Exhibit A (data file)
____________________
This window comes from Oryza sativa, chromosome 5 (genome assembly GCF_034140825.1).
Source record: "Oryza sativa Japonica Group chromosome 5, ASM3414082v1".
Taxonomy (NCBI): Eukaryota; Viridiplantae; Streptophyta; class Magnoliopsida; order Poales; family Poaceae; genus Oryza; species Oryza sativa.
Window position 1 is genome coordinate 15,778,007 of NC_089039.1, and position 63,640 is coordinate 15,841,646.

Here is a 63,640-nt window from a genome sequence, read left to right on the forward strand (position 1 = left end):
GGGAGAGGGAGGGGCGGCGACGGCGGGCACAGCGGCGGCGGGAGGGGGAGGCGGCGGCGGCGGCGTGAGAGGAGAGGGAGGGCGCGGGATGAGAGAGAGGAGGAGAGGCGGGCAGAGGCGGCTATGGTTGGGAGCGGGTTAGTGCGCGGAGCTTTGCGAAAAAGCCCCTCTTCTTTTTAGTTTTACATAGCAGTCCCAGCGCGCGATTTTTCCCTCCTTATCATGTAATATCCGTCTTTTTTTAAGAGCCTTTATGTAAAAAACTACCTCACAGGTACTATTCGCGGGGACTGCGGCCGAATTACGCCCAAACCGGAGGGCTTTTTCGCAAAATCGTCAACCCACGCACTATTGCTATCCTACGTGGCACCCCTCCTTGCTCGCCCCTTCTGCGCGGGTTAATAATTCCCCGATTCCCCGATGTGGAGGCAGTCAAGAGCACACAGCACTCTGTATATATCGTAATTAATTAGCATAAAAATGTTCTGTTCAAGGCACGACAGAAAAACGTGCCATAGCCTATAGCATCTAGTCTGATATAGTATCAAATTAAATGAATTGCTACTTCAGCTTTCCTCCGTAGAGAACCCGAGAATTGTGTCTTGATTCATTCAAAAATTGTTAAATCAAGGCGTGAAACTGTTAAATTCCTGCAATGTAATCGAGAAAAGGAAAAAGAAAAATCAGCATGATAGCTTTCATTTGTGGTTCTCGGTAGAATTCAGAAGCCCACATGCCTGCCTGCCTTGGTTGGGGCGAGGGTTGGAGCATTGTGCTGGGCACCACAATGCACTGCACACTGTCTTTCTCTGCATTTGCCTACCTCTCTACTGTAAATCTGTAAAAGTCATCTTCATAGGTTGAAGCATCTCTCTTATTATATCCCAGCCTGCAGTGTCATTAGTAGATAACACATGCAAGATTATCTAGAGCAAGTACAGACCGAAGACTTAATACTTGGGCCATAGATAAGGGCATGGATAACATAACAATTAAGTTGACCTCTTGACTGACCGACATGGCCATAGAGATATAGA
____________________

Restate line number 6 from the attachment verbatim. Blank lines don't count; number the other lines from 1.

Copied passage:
GGGAGAGGGAGGGGCGGCGACGGCGGGCACAGCGGCGGCGGGAGGGGGAGGCGGCGGCGGCGGCGTGAGAGGAGAGGGAGGGCGCGGGATGAGAGAGAGGAGGAGAGGCGGGCAGAGGCGGCTATGGTTGGGAGCGGGTTAGTGCGCGGAGCTTTGCGAAAAAGCCCCTCTTCTTTTTAGTTTTACATAGCAGTCCCAGCGCGCGATTTTTCCCTCCTTATCATGTAATATCCGTCTTTTTTTAAGAGCCTTTATGTAAAAAACTACCTCACAGGTACTATTCGCGGGGACTGCGGCCGAATTACGCCCAAACCGGAGGGCTTTTTCGCAAAATCGTCAACCCACGCACTATTGCTATCCTACGTGGCACCCCTCCTTGCTCGCCCCTTCTGCGCGGGTTAATAATTCCCCGATTCCCCGATGTGGAGGCAGTCAAGAGCACACAGCACTCTGTATATATCGTAATTAATTAGCATAAAAATGTTCTGTTCAAGGCACGACAGAAAAACGTGCCATAGCCTATAGCATCTAGTCTGATATAGTATCAAATTAAATGAATTGCTACTTCAGCTTTCCTCCGTAGAGAACCCGAGAATTGTGTCTTGATTCATTCAAAAATTGTTAAATCAAGGCGTGAAACTGTTAAATTCCTGCAATGTAATCGAGAAAAGGAAAAAGAAAAATCAGCATGATAGCTTTCATTTGTGGTTCTCGGTAGAATTCAGAAGCCCACATGCCTGCCTGCCTTGGTTGGGGCGAGGGTTGGAGCATTGTGCTGGGCACCACAATGCACTGCACACTGTCTTTCTCTGCATTTGCCTACCTCTCTACTGTAAATCTGTAAAAGTCATCTTCATAGGTTGAAGCATCTCTCTTATTATATCCCAGCCTGCAGTGTCATTAGTAGATAACACATGCAAGATTATCTAGAGCAAGTACAGACCGAAGACTTAATACTTGGGCCATAGATAAGGGCATGGATAACATAACAATTAAGTTGACCTCTTGACTGACCGACATGGCCATAGAGATATAGA